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Clean nitrates from tile water

Denitrifying bioreactors — underground trenches filled with wood chips in farm fields — are still few and far between.

“We’re trying to get more bioreactors installed in Iowa, so more farmers can become familiar with them,” says Keegan Kult of the Iowa Soybean Association. The ISA manages and carries out projects for Agriculture’s Clean Water Alliance, a group of 13 ag retailers organized to work with conservation partners to reduce nutrient loss from farm fields in the Raccoon River and Des Moines River watersheds in Iowa.

ACWA and the Sand County Foundation helped fund and install the first bioreactor in Iowa in 2008; Kult says he’s aware of about 10 in operation in the state and a few across Minnesota, Illinois and Pennsylvania.

Key Points

Wood chip bioreactors can remove up to 60% of nitrate load from drainage water.

One Iowa farmer has two bioreactors on his flat land.

Bioreactors are easier to install and take less space than wetlands.


One Iowa farmer and longtime conservationist, Arlo Van Diest, has two bioreactors on his flat land near Webster City. He’s added the bioreactors to strip-till and cover crops to improve water and soil quality. “I like these bioreactors,” Van Diest says. “I like seeing what they can do to clean the water. We can monitor and measure the nutrients in the water above and below the bioreactor, so we know how much nitrate we are removing.”

Iowa State University water resources engineer Matt Helmers says wood chip bioreactors can remove from 15% to 60% of the annual load of nitrate from drainage water in tile lines. Helmers says there’s still much to be learned about bioreactors and how to maximize their performance.

Van Diest, likely the only farmer in the country with two bioreactors on his land, was willing to put his own money into installing them, but ISA found other funding sources, including a grant. “I got payments from USDA to convert to strip till, and I’d like to use some of that money to demonstrate conservation and water-quality practices to other farmers to encourage them to use these newer management practices,” Van Diest says.

Cost-share possible

The bioreactors aren’t inexpensive. Depending on size and topography, costs for one range from $6,000 to $12,000. In some counties, USDA now offers 50% cost-share up to $4,000. Eligible landowners in the Mississippi River Basin Initiative can receive as much as 75% cost-share.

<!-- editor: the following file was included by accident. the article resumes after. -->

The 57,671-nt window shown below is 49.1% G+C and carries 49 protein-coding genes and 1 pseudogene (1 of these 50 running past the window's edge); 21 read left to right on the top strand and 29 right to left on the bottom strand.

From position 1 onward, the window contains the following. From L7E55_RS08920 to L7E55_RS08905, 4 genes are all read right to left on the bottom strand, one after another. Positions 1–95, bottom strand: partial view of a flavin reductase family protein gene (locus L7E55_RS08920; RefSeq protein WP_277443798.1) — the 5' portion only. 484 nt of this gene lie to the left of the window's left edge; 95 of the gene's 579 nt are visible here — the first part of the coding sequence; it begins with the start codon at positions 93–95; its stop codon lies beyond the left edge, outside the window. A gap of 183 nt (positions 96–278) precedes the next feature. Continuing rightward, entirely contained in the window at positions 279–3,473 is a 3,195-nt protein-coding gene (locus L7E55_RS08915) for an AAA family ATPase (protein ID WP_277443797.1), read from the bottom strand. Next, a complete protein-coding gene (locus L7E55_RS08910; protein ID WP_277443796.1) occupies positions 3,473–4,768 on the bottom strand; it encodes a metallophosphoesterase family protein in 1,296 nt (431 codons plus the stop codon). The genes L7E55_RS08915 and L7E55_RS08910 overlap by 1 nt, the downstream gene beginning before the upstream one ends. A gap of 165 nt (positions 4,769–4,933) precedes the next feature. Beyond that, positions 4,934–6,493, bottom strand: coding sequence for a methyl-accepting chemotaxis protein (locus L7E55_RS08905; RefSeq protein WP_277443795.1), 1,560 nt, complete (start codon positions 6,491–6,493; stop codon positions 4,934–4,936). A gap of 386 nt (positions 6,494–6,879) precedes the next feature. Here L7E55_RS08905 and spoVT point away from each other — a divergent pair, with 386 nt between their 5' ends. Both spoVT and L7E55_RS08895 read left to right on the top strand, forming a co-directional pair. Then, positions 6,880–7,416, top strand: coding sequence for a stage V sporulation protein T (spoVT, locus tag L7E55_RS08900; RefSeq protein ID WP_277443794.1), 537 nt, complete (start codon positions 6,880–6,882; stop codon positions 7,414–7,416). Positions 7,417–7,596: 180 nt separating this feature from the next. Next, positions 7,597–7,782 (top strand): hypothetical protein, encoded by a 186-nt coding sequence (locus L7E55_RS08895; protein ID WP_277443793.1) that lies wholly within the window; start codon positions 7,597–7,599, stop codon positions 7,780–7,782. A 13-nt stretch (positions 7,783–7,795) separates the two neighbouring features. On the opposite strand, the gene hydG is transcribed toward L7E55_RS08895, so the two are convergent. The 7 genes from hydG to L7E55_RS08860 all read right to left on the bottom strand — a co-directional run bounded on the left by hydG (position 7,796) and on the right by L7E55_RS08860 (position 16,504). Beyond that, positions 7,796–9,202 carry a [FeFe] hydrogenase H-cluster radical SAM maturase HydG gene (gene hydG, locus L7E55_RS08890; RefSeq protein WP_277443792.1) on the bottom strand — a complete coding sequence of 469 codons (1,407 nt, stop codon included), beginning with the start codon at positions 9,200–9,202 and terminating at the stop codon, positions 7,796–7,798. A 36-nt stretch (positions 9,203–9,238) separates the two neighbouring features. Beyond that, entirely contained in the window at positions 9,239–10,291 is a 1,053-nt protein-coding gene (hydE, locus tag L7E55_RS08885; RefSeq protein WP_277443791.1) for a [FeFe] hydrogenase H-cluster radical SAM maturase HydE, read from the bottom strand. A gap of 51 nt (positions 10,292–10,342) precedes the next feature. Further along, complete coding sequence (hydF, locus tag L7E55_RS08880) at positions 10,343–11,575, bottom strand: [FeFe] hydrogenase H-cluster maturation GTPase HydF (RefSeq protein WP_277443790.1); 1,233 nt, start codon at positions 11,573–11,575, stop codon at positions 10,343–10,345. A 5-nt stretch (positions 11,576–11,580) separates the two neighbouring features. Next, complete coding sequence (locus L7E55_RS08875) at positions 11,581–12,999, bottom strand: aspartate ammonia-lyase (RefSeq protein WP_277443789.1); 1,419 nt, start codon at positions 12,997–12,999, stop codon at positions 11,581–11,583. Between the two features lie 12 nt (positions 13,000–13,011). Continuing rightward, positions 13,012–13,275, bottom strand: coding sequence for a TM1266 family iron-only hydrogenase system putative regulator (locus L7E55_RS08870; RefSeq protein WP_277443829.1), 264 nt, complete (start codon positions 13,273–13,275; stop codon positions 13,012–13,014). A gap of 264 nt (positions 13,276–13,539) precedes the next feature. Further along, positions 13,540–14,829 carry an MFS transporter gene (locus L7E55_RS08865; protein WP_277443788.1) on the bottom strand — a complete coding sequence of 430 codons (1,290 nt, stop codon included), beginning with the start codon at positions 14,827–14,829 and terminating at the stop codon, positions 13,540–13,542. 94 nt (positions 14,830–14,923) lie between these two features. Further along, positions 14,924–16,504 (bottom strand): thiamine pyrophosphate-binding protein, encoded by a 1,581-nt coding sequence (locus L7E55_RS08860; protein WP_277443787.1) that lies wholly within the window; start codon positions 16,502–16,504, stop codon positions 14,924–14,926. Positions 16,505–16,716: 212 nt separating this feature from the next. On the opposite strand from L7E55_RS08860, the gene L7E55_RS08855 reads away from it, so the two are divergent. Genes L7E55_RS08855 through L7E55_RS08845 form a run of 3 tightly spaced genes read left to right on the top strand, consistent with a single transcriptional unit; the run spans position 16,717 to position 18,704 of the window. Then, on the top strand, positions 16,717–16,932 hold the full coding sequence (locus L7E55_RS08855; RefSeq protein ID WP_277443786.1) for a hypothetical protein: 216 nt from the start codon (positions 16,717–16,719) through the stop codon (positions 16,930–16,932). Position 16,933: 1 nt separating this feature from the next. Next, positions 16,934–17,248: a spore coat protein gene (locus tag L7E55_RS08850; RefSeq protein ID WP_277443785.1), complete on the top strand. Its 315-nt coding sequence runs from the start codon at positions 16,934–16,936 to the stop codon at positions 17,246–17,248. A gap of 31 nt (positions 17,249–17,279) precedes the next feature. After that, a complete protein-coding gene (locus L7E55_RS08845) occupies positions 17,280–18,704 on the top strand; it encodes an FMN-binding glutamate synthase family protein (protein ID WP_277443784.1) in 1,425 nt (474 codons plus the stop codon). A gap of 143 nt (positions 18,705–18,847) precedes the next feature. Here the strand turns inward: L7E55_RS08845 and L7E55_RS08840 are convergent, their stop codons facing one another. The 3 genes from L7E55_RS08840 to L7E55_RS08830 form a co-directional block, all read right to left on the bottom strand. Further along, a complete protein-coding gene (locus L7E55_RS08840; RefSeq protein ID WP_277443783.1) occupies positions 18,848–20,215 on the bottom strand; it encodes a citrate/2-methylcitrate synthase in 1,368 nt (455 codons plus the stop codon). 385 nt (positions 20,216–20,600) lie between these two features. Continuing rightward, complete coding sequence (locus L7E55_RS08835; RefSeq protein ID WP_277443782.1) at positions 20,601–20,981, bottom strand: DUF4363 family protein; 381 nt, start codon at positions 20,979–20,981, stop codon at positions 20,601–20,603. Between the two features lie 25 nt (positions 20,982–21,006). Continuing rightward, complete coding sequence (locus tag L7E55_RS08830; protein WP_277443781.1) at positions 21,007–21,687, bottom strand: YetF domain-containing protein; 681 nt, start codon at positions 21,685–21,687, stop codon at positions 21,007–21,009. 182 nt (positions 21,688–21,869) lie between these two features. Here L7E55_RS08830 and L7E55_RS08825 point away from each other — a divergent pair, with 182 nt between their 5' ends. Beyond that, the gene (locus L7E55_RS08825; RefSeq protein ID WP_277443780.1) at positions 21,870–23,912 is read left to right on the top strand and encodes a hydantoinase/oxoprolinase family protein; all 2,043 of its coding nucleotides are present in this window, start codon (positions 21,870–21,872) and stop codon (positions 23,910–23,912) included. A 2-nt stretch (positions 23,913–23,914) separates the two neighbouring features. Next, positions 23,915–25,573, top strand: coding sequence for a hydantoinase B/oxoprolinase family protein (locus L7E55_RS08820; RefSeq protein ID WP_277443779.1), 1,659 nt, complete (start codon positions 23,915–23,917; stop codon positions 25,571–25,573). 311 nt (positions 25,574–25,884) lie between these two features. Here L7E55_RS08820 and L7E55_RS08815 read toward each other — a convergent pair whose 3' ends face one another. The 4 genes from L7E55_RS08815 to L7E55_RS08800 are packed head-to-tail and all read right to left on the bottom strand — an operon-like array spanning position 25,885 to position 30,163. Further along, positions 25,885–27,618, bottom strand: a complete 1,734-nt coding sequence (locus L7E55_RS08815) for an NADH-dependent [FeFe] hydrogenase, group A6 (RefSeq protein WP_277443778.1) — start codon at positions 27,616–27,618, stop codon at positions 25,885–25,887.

Kult says many farmers use wetlands to remove nitrates from tile and surface waters, but adds that the wetlands take up more land, making wetlands installations a difficult decision for the producer. “Wetlands don’t always fit into the landscape, either. The bioreactor is a nitrate removal option that can be installed at the edge of the field, without losing cropland. It has a much smaller footprint on the ground than a wetland,” he adds.

How bioreactors work

Sizes vary, but most bioreactors are about 100 feet long and up to 30 feet wide. Since they’re underground, bioreactors do their job of reducing nitrates in tile drainage waters out of sight. Most bioreactors now in use clean water from 6- to 8-inch tile lines that drain from 40 to 80 acres.

A water control structure installed at the upper end of the trench intercepts and diverts tile water into the bioreactor, Kult says. “Stop logs in the structure control flow of tile water into the bioreactor and can allow tile water to bypass the bioreactor in times of high flow,” he adds. “That bypass feature keeps water from backing up into the field.”

Stop logs in a second structure at the lower end of the bioreactor control how fast water moves. Microbes that occur naturally in the soil colonize saturated wood chips. “The carbon in the wood chips is their food source, and in underground, anaerobic conditions, they break down nitrates in the water and convert them to harmless nitrite gas,” Kult explains.

The life of a wood chip bioreactor is estimated at 10 to 15 years, Kult notes, but adds that early research installations from 12 to 14 years ago are still working. One key to their lifespan is keeping them saturated, he says. If the wood chips dry out, the lifespan of a bioreactor is shortened.

Betts writes from Johnston.

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HARDLY KNOW IT’S THERE:
Keegan Kult checks the automated water quality monitor at the outflow control structure of a bioreactor on the Van Diest farm. The tops of inflow and outflow water-control structures are the only visible traces of working bioreactors.

This article published in the January, 2012 edition of WALLACES FARMER.

All rights reserved. Copyright Farm Progress Cos. 2012.